Generic drugs have saved the healthcare system more than $1 trillion over the last decade, according to research released Thursday by the generics industry.
The industry is pushing for expanded use of generics in Medicare and Medicaid, and the new research suggests that generics have helped control the government’s spending on prescription drugs.
“The analysis clearly demonstrates that any effort to reduce health care costs – whether on Capitol Hill or in state legislatures-must recognize the billions of dollars in savings that can be achieved through the use of generic medicines,” the study says.
The analysis was conducted by researchers at IMS Health, using government data, and released by the Generic Pharmaceutical Association (GPhA).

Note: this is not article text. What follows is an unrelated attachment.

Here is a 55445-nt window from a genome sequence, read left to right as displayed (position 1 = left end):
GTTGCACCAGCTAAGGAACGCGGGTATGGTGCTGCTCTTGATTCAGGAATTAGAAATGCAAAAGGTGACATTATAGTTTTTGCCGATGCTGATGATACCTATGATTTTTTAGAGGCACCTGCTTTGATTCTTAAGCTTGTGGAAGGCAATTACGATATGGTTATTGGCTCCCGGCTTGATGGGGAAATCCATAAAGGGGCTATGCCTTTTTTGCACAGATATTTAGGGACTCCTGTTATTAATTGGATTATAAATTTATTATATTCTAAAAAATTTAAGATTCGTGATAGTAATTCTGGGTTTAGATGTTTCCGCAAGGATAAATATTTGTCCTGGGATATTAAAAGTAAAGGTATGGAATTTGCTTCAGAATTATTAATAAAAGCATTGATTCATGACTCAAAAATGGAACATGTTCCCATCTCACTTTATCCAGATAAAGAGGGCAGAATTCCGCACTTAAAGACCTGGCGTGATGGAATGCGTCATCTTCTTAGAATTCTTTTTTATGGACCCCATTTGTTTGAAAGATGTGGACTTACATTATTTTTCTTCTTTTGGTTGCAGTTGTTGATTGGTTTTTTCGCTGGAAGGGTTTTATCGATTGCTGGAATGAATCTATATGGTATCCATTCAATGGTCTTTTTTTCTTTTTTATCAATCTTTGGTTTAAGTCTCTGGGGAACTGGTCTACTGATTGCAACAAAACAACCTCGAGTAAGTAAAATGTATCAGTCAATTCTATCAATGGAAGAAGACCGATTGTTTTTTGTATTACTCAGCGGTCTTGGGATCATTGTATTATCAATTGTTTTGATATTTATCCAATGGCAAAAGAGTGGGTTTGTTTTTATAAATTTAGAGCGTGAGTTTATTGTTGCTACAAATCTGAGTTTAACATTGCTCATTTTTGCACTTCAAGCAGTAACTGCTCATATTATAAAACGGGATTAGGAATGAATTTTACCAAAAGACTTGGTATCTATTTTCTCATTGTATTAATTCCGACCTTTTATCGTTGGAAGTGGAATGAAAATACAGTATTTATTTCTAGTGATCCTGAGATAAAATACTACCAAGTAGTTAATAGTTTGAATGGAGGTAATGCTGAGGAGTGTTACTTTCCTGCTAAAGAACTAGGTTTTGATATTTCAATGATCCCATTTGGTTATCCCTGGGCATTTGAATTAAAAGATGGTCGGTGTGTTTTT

According to IMS, generics saved the healthcare system $1.7 trillion between 2002 and 2012, and the savings are growing. Generics produced $193 billion in 2011 – a 20 percent increase over the previous year.
GPhA said the savings will continue to increase thanks to a provision of President Obama’s healthcare law that allows generics to compete with the expensive, complex class of drugs known as biologics. The generic versions, known as “biosimilars,” won’t exactly mirror traditional generics, but GPhA said the savings will still be significant.
“The approval of biosimilars will inject the competition needed in the biologic market to lower costs and provide significant savings for patients in need of these lifesaving treatments,” the study says.